The memories that always come to mind when I think of my childhood are the times I spent outdoors. Nowhere exotic, just our back garden or camping at Trentham Gardens. I wasn’t doing anything particularly structured either; collecting leaves, digging in the soil for worms, listening to the birds singing, all very simple but enjoyable moments.
In recent decades this connection with nature has been rapidly declining. Three-quarters of children spend less than an hour a day outdoors and are turning to screens for entertainment instead, and only one in five children are getting out and enjoying nature.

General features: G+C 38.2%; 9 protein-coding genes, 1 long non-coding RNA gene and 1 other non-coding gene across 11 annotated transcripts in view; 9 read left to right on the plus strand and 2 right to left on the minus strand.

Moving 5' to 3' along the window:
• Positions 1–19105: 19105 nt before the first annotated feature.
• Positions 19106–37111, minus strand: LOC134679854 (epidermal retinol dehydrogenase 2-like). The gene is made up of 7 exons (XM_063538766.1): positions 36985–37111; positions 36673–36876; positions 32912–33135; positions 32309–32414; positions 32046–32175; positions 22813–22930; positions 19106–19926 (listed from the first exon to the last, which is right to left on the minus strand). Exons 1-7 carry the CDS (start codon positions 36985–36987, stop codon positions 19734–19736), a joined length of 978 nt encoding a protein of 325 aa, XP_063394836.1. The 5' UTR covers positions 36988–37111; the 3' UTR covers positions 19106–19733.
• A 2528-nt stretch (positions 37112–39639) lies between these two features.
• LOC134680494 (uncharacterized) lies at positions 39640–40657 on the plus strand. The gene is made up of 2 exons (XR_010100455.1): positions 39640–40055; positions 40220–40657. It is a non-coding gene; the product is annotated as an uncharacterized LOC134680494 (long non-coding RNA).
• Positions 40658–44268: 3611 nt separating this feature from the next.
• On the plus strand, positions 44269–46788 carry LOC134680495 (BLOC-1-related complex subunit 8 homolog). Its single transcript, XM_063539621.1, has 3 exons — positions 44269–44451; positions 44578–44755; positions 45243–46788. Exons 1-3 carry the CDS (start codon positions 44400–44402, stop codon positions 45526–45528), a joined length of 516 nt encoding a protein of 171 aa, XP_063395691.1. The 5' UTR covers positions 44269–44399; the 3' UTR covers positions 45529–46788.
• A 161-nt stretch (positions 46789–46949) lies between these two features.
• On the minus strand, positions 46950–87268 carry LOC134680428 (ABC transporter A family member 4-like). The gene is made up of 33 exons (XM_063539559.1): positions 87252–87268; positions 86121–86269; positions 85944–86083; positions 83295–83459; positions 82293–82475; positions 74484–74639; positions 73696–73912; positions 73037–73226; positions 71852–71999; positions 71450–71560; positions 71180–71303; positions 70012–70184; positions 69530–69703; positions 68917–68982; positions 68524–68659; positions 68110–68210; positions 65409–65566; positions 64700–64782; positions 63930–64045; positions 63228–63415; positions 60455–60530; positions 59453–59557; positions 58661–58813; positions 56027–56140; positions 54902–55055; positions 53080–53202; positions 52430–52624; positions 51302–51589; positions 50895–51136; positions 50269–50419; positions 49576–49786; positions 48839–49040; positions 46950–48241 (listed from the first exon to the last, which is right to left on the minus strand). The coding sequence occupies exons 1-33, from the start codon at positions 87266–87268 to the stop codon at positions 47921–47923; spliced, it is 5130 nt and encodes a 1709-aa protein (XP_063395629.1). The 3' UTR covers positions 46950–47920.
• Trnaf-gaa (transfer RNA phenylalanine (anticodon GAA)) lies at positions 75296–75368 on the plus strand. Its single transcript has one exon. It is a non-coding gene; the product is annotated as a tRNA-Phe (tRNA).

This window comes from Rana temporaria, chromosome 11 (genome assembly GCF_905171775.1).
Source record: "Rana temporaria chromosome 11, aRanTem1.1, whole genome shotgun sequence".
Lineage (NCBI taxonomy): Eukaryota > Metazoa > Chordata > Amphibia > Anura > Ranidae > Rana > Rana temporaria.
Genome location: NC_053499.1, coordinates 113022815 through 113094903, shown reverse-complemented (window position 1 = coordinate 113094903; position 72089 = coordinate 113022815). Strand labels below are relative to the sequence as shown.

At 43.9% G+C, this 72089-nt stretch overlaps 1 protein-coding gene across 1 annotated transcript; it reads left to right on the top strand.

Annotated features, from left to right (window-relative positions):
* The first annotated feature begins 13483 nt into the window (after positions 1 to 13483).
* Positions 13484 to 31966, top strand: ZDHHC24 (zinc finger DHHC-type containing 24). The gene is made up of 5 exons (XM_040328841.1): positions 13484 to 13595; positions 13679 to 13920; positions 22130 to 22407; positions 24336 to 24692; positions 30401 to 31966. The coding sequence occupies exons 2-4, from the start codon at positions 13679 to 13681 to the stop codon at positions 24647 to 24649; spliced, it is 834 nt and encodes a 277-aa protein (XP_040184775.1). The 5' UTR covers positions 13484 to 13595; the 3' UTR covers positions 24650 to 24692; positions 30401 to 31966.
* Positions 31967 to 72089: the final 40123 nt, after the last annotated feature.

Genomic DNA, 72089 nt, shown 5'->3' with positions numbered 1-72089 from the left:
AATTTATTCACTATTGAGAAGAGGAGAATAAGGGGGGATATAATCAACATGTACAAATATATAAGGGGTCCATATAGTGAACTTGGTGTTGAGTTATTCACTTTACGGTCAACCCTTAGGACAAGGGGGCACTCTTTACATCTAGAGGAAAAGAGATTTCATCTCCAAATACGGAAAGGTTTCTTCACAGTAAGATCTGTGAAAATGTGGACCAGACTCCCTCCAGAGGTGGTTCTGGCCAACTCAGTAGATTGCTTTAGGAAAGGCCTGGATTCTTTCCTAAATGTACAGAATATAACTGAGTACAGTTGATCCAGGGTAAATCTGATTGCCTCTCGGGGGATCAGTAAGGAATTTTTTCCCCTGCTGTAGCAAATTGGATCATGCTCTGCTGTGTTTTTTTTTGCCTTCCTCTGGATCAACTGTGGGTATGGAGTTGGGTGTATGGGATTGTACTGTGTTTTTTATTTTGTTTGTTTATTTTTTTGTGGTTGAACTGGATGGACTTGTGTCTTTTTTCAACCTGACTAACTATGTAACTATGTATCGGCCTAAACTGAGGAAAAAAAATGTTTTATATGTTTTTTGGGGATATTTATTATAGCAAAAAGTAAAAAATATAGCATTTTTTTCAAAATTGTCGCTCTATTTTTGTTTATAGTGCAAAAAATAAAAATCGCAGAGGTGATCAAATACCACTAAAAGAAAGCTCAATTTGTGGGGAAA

Nature and the outdoors has a huge impact on children’s learning, physical health and emotional well-being. Unstructured play and experimenting in an environment where there are no walls, no constraints and no timetables helps children to learn at their own pace, helps them to understand how the world works, to understand their own limitations and in turn helps them to become more resilient and independent.